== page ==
Devaluation would be the optimal way for Greece to jump start its economy.  Because that option is not on the table this time, achieving competitiveness is going to be much harder.  One of the bailout’s stipulations requires the government to cut pensions, slash the number of public servants and control costs – in other words, the “austerity” option.  Others prefer a program to stimulate growth and boost revenue, although one that would likely involve increased spending.  This is the “growth” option.  Angela Merkel favors austerity while French President Francois Hollande prefers the “growth” option.  In this debate, the Germans are in control because they are the ones that are going to cough up the money.  They have the ability to help because, contrary to most of Europe, they practice austerity and thrift.  If German taxpayers are going to have to pay higher taxes to save nations like Greece, they think their European brothers and sisters should share some of the pain.

According to a Washington Post editorial, Germany and other creditworthy E.U. governments were right to tell Greeks before the election that they could not choose both the Euro and an end to austerity and reforms, as several populist parties were promising.  Yet now that voters favored parties that supported the last bailout package, it’s time for Angela Merkel and other austerity hawks to make their own bow to reality. For Greece to stabilize, some easing of the terms of EU loans will be needed, at a minimum; an extension of deadlines for meeting government spending and deficit targets may also be necessary.  Unless it can deliver such a relaxation, there is not much chance the new administration in Athens will be able to push through the huge reforms still needed to make the economy competitive, including privatizations, deregulation and public sector layoffs.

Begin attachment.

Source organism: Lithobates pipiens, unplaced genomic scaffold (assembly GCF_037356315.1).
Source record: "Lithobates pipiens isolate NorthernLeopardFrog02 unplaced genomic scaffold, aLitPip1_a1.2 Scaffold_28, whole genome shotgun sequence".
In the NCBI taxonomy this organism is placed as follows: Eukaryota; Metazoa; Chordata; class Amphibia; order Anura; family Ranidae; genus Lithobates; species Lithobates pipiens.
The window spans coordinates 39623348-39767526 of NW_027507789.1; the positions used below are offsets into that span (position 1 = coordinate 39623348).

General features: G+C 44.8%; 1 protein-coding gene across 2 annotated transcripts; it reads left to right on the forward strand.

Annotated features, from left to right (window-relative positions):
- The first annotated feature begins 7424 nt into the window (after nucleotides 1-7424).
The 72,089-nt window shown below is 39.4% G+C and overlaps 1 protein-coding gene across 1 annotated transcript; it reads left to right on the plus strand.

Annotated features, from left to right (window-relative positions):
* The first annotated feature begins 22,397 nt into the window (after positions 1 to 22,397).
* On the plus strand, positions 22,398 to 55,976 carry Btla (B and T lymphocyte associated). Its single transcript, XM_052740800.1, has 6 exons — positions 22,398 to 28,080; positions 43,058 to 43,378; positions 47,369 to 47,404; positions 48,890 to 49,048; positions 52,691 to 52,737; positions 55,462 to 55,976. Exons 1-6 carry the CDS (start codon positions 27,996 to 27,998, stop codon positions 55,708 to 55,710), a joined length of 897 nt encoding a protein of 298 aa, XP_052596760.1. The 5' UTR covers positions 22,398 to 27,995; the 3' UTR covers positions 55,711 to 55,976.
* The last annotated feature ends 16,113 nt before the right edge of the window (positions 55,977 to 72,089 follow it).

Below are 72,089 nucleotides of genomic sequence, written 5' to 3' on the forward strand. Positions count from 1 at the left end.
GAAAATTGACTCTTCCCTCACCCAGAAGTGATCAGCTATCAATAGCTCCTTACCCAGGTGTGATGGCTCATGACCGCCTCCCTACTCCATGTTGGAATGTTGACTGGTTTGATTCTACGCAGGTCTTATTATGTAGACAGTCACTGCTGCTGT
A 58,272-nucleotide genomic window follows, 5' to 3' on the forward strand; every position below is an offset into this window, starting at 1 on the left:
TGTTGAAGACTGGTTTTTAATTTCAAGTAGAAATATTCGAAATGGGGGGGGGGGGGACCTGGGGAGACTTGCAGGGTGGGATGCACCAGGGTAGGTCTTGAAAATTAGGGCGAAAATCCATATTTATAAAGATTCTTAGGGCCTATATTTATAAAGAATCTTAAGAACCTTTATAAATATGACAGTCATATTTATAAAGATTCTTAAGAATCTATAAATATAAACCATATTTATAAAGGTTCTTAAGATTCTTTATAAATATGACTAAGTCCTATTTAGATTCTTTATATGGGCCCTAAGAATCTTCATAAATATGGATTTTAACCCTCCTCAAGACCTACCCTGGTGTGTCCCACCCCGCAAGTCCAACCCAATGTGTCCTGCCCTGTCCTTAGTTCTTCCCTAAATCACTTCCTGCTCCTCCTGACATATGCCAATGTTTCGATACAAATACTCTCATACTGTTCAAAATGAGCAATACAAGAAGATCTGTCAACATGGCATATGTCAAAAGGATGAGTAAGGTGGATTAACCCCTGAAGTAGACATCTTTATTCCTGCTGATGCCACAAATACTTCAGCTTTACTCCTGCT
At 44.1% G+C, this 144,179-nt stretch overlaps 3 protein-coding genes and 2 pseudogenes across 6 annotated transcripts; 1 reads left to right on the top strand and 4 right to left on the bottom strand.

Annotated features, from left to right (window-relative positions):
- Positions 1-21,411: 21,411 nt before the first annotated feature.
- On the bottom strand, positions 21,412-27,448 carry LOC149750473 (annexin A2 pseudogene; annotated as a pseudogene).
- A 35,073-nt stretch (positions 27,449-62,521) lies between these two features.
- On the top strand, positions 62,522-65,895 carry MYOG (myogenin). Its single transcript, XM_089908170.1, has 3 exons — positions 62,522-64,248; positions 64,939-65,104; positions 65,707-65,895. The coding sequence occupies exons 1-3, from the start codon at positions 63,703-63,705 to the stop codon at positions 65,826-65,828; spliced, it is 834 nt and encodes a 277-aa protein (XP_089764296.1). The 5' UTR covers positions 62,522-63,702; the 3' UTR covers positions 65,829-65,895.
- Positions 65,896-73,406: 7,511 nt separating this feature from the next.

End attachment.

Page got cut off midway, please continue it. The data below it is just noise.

“In the end, a Greek slide into insolvency and an exit from the euro may still be unavoidable. That’s all the more reason why EU leaders must at last agree on decisive measures to shore up the rest of the currency zone, beginning with Spain and Italy.  Measures under discussion for a summit meeting next week, including euro-area bank regulation, are positive but not sufficient.  In the end, banks and governments must be provided with sufficient liquidity to restore confidence — something that will probably require the issuance of bonds backed by all Euro-area countries, or greatly increased lending by the European Central Bank.  As German officials invariably point out, bailout measures will be wasted unless they are accompanied by significant structural reforms by debtor nations.  But without monetary liquidity, and the chance for renewed growth, the Euro cannot be rescued.”

Spain Asks the Eurozone for a Bank Bailout

Wednesday, June 20th, 2012

Spain asked the Eurozone for a bailout of up to €100-billion to rescue its banks.  This is just a short-term fix for the troubled Eurozone because it doesn’t address the underlying problems in the monetary union.  The earlier bailouts of Greece, Ireland and Portugal didn’t resolve the problems either.  “The Spanish banking bailout is big enough for some shock and awe (€100-billion vs. talk of €40-billion) but details are murky,” said Kit Juckes, the chief of foreign exchange at Société Générale.

Still unanswered are who shares the burden, and just how much will Spain be limited in terms of talks over its debt troubles.  It’s crucial to keep in mind that in Spain, it’s currently a banking crisis.  “And where is the growth coming from to make the problems go away?” Juckes said.  “The Spanish bailout doesn’t solve Europe’s woes…but maybe it allows the rest of the world to focus on something else.”  There are many other questions, said Adam Cole of RBC in London.  Which bailout will fund the rescue?  How much will the final rescue total?  What will the ratings agencies do?  What terms will be attached to the funds?  “The International Monetary Fund’s (IMF) report concluded Spanish banks would need at least €37-billion,” Cole said, noting that the maximum of €100-billion is perceived as credible.  In terms of the ratings agencies, Cole said that “the loans will add directly to the Spanish government’s liabilities and so increase the debt-to-GDP ratio by around 10 per cent, leaving further downgrades likely.”